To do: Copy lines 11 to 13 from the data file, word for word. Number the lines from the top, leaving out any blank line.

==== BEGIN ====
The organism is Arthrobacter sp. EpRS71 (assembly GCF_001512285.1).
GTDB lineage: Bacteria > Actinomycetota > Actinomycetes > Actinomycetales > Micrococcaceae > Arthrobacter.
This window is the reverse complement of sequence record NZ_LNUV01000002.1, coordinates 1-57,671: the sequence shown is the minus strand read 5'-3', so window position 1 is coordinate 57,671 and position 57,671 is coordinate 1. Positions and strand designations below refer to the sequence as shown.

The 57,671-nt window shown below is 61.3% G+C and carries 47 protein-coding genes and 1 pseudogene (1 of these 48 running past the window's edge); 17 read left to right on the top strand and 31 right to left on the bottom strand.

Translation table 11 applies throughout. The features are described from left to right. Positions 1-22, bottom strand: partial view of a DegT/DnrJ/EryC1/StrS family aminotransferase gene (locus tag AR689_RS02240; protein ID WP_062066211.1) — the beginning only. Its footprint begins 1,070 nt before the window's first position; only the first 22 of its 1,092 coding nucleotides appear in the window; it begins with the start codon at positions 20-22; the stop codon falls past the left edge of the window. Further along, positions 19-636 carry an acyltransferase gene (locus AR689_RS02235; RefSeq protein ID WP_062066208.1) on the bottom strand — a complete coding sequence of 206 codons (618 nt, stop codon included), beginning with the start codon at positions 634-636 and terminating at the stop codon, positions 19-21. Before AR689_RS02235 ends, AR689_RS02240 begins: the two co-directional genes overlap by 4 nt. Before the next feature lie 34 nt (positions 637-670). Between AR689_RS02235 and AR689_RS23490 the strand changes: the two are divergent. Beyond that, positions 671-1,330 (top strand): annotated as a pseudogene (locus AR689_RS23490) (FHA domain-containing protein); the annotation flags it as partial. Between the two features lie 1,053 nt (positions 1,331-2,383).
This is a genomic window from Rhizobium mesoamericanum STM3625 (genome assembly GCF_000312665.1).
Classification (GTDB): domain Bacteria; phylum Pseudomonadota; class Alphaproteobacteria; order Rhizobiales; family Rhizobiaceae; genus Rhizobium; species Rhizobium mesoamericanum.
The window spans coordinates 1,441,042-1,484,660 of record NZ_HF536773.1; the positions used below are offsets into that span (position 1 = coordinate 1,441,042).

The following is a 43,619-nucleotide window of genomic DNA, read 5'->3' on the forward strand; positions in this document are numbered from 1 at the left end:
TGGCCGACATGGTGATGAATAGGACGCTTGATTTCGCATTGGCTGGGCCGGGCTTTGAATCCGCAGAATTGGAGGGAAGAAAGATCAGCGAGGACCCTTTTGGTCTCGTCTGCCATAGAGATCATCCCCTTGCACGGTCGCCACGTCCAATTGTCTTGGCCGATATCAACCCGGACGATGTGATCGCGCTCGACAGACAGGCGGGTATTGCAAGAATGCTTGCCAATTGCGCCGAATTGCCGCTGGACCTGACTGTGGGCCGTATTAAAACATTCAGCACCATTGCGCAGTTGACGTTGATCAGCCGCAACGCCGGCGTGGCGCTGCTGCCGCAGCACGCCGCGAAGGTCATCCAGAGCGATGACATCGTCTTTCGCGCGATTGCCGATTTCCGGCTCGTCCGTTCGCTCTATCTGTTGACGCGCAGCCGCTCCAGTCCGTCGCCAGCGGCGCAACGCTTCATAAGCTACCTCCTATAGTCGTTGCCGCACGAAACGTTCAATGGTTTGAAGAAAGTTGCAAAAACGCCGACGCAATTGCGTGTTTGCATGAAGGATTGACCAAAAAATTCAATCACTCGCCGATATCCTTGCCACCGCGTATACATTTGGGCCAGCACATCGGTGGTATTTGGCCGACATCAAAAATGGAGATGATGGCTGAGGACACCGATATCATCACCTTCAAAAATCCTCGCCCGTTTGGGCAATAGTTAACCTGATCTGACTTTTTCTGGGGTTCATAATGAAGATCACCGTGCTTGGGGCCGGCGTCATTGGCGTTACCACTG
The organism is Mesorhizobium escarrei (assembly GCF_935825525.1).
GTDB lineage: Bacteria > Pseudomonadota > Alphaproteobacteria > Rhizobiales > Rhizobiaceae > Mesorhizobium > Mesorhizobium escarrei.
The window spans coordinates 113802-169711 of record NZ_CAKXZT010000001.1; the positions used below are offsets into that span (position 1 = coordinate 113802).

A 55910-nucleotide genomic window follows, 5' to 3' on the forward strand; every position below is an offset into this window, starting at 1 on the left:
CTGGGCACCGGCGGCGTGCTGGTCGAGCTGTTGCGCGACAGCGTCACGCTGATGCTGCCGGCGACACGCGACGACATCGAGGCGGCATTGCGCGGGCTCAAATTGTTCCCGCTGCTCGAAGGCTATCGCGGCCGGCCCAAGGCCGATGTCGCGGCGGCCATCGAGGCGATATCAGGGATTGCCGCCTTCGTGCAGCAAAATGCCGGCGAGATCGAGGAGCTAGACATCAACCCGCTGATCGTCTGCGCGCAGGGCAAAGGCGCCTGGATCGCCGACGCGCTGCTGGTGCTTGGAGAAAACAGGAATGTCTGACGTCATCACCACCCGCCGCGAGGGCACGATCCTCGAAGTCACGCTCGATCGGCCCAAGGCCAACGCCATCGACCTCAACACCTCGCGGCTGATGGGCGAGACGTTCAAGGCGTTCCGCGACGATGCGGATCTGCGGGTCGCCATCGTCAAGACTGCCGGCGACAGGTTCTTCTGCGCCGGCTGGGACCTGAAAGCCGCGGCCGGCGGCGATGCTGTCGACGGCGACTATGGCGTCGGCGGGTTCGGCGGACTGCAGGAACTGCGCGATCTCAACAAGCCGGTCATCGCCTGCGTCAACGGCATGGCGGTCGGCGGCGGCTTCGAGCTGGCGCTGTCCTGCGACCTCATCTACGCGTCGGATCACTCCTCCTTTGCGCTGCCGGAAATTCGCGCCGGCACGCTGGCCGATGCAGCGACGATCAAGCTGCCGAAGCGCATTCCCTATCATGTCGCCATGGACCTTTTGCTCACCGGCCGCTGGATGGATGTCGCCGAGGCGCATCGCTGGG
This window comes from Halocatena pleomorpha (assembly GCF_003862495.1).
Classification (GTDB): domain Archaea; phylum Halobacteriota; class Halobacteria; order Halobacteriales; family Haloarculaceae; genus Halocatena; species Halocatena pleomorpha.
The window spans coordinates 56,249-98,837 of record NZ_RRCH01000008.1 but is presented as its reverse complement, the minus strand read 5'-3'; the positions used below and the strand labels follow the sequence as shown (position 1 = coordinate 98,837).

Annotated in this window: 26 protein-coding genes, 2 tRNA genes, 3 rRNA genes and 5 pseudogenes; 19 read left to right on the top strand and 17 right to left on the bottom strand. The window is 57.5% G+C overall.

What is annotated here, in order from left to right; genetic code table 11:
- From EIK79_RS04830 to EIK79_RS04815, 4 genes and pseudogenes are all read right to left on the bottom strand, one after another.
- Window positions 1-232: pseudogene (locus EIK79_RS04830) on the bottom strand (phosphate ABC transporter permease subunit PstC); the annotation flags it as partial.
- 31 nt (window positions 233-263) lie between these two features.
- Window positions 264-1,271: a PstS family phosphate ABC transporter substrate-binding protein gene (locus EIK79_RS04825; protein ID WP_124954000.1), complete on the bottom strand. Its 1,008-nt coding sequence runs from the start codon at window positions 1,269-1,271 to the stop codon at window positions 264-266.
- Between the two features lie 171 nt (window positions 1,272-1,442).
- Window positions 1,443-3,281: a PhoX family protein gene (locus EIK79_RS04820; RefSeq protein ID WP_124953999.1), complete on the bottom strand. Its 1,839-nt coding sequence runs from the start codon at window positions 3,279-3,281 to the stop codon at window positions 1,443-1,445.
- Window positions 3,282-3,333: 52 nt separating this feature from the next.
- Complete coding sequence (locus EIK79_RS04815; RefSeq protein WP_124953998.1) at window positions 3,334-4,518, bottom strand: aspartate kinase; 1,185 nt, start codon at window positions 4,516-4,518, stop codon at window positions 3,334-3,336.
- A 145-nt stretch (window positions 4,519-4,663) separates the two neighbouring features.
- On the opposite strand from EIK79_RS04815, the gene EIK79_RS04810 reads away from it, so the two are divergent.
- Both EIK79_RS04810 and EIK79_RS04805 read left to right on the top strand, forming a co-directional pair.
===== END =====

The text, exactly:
The organism is Mesorhizobium escarrei (assembly GCF_935825525.1).
GTDB lineage: Bacteria > Pseudomonadota > Alphaproteobacteria > Rhizobiales > Rhizobiaceae > Mesorhizobium > Mesorhizobium escarrei.
The window spans coordinates 113802-169711 of record NZ_CAKXZT010000001.1; the positions used below are offsets into that span (position 1 = coordinate 113802).